Yesterday, the press revealed that Sami Samir Hassoun, a Lebanese-born legal resident of the US, planted a bomb in the Wrigleyville neighborhood right around the time a concert was letting out, when the clubs and bars in the area would be most crowded.
Unbeknownst to Hassoun, the bomb was a fake. A year ago, the FBI had intercepted Hassoun's plans to terrorize Chicago. (These plans included poisoning the water supply, assassinating Mayor Daley, and destroying the Willis (Sears) Tower.) Agents posed as co-conspirators and built a case against Hassoun, which was all supposed to have come to a head last Saturday night. Instead of blowing apart several hundred people and demolishing buildings, Hassoun was arrested.
The news stories (we watched ABC/Channel 7) were all very careful to point out that Hassoun had NO affiliation with any group or ideology. How odd that they would go out of their way to mention this...if they didn't have information on Hassouns motives, that's one thing. But to deliberately say, this early in the case, that he did not have any specific motive aside from spreading mayhem by mass murder, is irresponsible.
It's bad journalism, for one thing. You don't make a statement of fact before you have all the facts.
It's also insulting. Americans are no strangers to terrorism, and we know there is ALWAYS an ideology behind these acts. Even the Unabomber, crazy as he was, had one. Crimes of passion may be committed without sufficient reflection, but going to the trouble of procuring materials, researching methods and neighborhoods, etc., doesn't strike me as the work of a mind empty of any motive.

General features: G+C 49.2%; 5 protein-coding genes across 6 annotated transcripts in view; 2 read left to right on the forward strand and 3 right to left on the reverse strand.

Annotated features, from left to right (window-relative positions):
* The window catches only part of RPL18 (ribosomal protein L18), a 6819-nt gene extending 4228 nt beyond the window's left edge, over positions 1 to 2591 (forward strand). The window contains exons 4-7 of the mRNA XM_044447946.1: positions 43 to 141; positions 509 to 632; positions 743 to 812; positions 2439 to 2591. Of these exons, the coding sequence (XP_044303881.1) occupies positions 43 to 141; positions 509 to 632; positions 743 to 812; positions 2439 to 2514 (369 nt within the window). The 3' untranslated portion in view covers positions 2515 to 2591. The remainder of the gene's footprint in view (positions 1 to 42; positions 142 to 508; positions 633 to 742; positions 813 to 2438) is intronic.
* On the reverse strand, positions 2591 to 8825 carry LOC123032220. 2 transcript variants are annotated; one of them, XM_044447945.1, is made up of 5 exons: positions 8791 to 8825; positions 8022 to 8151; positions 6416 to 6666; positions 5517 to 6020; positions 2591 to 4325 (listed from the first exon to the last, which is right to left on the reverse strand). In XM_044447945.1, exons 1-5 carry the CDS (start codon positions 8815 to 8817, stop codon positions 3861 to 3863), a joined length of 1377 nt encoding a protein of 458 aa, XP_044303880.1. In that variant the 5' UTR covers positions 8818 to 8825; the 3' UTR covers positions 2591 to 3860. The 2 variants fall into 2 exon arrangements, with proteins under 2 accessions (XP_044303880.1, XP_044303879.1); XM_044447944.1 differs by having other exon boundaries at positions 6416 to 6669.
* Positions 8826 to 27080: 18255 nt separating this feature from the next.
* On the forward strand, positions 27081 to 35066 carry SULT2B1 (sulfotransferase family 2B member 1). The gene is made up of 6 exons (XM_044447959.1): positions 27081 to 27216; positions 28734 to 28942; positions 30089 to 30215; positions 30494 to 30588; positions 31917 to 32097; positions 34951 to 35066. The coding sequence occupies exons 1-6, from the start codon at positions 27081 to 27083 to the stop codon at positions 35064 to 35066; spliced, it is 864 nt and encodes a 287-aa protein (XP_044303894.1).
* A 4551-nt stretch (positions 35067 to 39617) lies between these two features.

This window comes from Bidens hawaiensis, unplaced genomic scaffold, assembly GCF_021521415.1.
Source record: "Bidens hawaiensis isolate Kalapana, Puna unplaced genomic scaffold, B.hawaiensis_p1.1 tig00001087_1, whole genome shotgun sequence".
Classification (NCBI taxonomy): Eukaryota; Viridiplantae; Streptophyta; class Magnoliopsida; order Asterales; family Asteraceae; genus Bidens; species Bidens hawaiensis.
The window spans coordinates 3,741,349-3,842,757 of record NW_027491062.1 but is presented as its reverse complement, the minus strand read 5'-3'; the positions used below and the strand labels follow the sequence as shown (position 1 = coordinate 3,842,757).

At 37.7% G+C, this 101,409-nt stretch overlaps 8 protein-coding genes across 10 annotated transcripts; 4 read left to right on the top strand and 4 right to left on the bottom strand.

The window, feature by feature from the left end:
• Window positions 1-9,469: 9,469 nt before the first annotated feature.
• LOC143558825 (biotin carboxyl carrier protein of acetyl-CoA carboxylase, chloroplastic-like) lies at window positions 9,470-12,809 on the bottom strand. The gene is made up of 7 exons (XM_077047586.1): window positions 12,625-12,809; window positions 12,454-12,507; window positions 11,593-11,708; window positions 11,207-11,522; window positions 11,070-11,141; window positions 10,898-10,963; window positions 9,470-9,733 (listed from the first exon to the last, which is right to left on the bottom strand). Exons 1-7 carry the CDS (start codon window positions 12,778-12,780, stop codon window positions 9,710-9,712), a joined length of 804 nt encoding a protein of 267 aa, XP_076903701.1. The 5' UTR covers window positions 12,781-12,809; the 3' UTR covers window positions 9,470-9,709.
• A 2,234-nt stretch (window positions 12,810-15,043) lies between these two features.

There are two possible reasons for making the "no ideology" statement.
One, the FBI has far more information than it is prepared to reveal at this point. That may be in order to keep the case against Hassoun strong, or it may be to deny him his soapbox. Videos of Muslim suicide bombers are creepy, but they all get lots of free publicity after they blow themselves up. If Hassoun has a similar performance floating around on YouTube, why give him that kind of platform?
Or two: the media really thinks the public is stupid and will buy that Hassoun was just having a bad day, or a bad year. His animosity toward Mayor Daley is a bit over the top. Yes, we all hate the parking meter system. We all complain about the potholes that take forever for city "workers" to repair. We make fun of what he says, like when he named "Uptown Sinclair" his favorite Chicago author. (Upton's more upscale, but less well-known brother?) As much as the average Chicagoan kvetches about Daley, I know of no one who actually wants this guy hurt--or dead. So that makes no sense.
And, newsflash! Daley isn't even running next term!
Hassoun did mention revolution, several times, but what sort of revolution remains murky....he played coy as to who would actually come to power once the Mayor was out of the way. Except that he seemed determined to eliminate the bar/club scene, so apparently he has some issue with alcohol consumption. Perhaps that's a clue ! I know teetotalers, too, but they usually don't try to blow up places that serve beer.
Here are some excerpts from the FBI complaint that was filed in federal court over Sami Samir Hassoun's plan to destroy much of Chicago:
" During their June 22, 2010 meeting, Hassoun told the CS that he had received a
package from relatives in Lebanon that, according to Hassoun, contained an Arabic language manual on how to construct non-traceable explosives. Hassoun further claimed the package contained certain metal parts to be used in the construction of an explosive device...he claimed that
his relatives would send additional parts"
Hmm....that's interesting! So he wasn't a lone wolf--he said he had relatives in Lebanon who were actively supporting this little endeavor. If Hassoun didn't have an ideology, what ideology did these relations have? Whatever it was, it was violent.